NEW YORK (Reuters) - Colombia’s state-run oil company Ecopetrol SA will focus spending for the rest of the year on increased drilling activity and securing operational licenses, its chief executive said on Friday.
Spending delays earlier this year will make it harder for the company to achieve its 2018 $3 billion to $3.5 billion capital plan, CEO Felipe Bayon said in an interview at the New York Stock Exchange, where company officials observed the 10th anniversary of its NYSE listing.
“It’s a challenge” to hit spending targets, Bayon said, adding the company plans to have 41 working rigs at year end, up from 33 at the end of June. Acquiring drilling rights consumes “a lot of the capex we invest,” he said.
Last week, Ecopetrol said it will invest $3 billion to $3.5 billion during 2018, below the initial target of up to $4 billion because of spending delays and protests that closed three fields in the first quarter.
“It’s never going to be smooth sailing in this industry. There’s always uncertainty, there’s things that are going to hit you that you don’t know.”
Ecopetrol faced dozens of attacks on its Cano Limon-Covenas oil pipeline this year by the National Liberation Army (ELN) guerrilla group, military sources previously said.
The Cano Limon pipeline is operating now, Bayon said, adding that production impacts this year were marginal due to rerouting the Bicentenario pipeline which connects to the Cano Limon line.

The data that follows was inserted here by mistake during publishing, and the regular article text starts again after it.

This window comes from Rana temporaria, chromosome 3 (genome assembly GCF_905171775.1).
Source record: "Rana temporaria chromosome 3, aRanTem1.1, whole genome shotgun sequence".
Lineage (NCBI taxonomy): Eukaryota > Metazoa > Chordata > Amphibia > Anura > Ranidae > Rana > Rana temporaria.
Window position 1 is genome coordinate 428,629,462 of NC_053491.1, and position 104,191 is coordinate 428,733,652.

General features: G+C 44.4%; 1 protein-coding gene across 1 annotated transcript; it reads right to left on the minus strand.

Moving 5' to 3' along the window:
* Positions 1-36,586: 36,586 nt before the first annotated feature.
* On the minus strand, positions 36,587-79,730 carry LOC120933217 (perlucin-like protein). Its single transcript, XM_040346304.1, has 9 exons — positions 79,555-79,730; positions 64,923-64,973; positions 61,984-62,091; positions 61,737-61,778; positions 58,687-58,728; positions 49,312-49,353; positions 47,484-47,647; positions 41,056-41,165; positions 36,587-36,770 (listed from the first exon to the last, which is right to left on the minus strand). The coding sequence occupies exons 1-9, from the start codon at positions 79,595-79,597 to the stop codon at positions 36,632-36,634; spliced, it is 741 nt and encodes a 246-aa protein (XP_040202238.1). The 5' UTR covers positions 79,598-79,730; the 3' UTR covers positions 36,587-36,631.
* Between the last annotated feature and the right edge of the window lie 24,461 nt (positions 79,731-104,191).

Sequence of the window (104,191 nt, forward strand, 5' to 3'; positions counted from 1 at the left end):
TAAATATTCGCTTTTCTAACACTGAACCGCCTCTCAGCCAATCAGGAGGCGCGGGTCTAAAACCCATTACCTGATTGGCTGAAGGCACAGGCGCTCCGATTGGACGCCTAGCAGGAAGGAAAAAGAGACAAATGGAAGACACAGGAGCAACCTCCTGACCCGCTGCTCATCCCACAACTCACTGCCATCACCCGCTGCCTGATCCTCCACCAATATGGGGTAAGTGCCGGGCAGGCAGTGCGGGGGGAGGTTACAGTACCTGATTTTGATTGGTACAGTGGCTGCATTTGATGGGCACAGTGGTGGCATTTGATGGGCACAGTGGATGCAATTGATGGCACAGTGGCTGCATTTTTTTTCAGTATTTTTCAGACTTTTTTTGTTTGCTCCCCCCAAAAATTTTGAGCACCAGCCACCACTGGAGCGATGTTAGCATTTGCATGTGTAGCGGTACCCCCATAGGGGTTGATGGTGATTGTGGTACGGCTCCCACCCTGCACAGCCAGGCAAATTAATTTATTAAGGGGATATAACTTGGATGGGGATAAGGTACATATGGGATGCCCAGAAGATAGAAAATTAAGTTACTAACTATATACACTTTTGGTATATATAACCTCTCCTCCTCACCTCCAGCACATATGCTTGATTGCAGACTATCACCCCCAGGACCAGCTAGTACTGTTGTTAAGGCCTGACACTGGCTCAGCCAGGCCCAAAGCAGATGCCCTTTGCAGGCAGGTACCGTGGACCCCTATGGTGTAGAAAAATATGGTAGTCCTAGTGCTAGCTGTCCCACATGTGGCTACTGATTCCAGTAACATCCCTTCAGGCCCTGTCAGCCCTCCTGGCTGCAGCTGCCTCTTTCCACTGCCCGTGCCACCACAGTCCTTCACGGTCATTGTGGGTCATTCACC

Last year, the attacks and pipeline closure led to production losses of more than a million barrels, Bayon said.
The company aims to boost reserves through exploration, squeezing more oil from existing wells, drilling in unconventional basins and through acquisitions, he said. Colombia’s reserves are estimated at about 2 billion barrels.
Ecopetrol is seeking deals in areas where it already has operations, including Mexico, Brazil, Peru and the United States, he said.
“We have a very healthy cash position with 15.8 trillion pesos ($5.3 billion) at the end of the quarter,” Bayon said. “That gives us flexibility if we wanted to invest.”
Crude oil production in Colombia reached an average of 860,401 barrels per day (bpd) in July, the Mines and Energy Ministry said this week, up 0.5 percent from the same month a year ago.
The spending plans and higher rig counts come as oil prices have recovered since the company cut drilling and shuttered an oil field when it lost more $1 billion in 2015 after oil prices crashed.
This summer, oil prices climbed to the highest in 3 1/2 years.
“Four years ago we needed $65 per barrel to break even, today we need $35,” Bayon said.
Reporting by Devika Krishna Kumar in New York; Editing by Marguerita Choy, Susan Thomas and David Gregorio